So you believe all of Canadians live in backwoods towns with just log buildings?
          While I wouldn't go as far as saying Canada is "more cosmopolitan" than the US, we have definitely moved beyond the iron age and on par with the US.
          Are you one the 60% of Americans that can't find Canada on a globe?
          • You Missed His Point!

            Point being that Canada has a bigger BIG Problem than the United States, that also has a population distribution problem. You look at map coverage holes in Canada and the equal whole countries. Here in the US they may equal a few counties. So in reality that Canadian is really bragging about it's lack of coverage in the backwoods of their backwoods!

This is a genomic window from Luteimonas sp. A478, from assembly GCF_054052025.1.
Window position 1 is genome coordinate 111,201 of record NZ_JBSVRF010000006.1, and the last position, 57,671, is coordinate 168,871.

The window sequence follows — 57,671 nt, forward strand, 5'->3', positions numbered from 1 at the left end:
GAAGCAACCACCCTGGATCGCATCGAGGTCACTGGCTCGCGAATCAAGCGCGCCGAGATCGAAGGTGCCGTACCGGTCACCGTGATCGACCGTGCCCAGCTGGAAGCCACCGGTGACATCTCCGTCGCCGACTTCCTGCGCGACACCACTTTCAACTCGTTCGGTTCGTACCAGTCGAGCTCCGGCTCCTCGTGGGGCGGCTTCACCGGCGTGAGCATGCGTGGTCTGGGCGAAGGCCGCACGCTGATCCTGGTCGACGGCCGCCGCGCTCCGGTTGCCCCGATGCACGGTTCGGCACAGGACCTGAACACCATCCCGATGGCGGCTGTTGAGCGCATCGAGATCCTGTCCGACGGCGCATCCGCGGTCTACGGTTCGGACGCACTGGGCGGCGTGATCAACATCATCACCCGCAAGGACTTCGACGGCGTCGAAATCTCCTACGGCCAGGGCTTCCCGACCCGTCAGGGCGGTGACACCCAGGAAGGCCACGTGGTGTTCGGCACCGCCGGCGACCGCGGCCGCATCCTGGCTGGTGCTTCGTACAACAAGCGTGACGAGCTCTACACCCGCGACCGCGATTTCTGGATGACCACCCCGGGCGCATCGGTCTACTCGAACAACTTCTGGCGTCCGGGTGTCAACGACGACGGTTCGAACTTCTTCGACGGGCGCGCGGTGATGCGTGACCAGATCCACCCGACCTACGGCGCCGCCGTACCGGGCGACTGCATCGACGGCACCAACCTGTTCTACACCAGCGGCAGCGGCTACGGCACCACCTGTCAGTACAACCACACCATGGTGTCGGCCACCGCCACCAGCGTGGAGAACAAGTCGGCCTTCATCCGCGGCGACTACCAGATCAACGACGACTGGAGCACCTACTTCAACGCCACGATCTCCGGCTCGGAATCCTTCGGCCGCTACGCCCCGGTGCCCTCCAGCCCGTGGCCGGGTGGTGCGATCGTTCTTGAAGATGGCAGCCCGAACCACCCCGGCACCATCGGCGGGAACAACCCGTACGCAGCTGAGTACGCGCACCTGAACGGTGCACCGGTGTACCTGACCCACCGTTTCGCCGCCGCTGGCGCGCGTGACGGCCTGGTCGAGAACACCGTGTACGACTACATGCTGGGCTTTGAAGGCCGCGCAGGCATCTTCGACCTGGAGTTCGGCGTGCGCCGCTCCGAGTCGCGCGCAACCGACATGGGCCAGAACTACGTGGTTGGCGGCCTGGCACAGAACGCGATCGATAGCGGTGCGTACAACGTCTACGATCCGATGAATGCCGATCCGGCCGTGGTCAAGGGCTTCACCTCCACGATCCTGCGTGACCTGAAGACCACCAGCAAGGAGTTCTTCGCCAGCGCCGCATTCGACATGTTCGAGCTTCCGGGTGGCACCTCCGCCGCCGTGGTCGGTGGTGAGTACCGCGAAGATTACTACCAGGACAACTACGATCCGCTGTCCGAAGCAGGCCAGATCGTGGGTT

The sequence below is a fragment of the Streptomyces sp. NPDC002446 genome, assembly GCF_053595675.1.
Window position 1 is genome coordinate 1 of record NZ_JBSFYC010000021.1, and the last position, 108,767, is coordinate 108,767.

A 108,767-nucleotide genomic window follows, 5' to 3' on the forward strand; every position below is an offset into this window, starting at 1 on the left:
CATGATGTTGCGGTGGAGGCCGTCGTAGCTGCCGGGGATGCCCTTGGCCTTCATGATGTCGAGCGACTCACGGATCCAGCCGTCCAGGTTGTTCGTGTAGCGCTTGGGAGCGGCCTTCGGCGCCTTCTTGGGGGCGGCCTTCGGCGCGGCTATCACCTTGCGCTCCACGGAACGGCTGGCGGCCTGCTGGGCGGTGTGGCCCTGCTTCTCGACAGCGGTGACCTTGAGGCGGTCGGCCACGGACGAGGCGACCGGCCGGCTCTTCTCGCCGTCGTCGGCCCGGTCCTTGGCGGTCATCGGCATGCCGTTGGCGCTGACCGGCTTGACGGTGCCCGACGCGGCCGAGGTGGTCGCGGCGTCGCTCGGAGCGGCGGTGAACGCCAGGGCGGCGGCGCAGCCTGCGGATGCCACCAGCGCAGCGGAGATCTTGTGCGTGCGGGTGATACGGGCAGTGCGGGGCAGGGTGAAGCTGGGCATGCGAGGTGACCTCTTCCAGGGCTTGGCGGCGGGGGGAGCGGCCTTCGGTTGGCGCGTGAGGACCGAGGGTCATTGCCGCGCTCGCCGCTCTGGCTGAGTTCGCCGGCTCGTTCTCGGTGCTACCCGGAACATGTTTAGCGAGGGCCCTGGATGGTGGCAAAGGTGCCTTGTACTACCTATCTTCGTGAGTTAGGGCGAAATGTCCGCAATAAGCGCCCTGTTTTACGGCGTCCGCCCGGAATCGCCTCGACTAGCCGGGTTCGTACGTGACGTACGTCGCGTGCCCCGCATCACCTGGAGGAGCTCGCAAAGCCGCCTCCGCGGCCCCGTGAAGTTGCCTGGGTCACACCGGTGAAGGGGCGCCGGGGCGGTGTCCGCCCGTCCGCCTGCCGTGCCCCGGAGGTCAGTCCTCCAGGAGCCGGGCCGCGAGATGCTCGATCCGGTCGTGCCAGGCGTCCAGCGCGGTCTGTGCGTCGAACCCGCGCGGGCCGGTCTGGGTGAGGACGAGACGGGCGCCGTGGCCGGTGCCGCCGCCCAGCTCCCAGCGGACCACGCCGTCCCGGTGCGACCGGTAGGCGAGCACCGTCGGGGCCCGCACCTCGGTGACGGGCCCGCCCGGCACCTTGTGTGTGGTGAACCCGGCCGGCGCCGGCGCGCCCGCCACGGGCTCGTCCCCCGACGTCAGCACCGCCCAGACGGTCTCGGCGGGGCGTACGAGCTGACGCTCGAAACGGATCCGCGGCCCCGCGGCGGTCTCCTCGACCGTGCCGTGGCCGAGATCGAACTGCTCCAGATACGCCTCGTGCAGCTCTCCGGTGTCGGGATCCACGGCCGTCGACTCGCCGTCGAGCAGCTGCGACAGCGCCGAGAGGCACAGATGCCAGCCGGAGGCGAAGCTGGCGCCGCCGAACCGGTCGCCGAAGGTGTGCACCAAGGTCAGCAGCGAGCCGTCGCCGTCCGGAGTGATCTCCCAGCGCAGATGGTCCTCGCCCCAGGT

More Cosmopolitan? Hardly..... even with not considering the simple fact that US has more than 9 times the total population and Canada's total population could fit in two of it's largest cities. US also has a higher percentage of people living in cosmopolitan locations as well. On top of having at least an 8 to 10 times land to people density level as compared to the US. So in reality if you live in Canada, you might as well be living in Siberia as compared to the US. Which also has similar density numbers with "The backwoods have a backwoods...and behind that is a place called Russia,"!!! ;-P

            Key Point being that Apple's market share Globally is on a landslide and they are losing sales 4 to 1 to Android and 2 to 1 to SAMSUNG! lol.... who if I'm not mistaken has been winning the Smartphone race by actually innovating in both hardware and software to the point that globally, means Canada sales of iPhones isn't worth a Backwoods Hill of Beans!!!
          • Are-you a tech noob?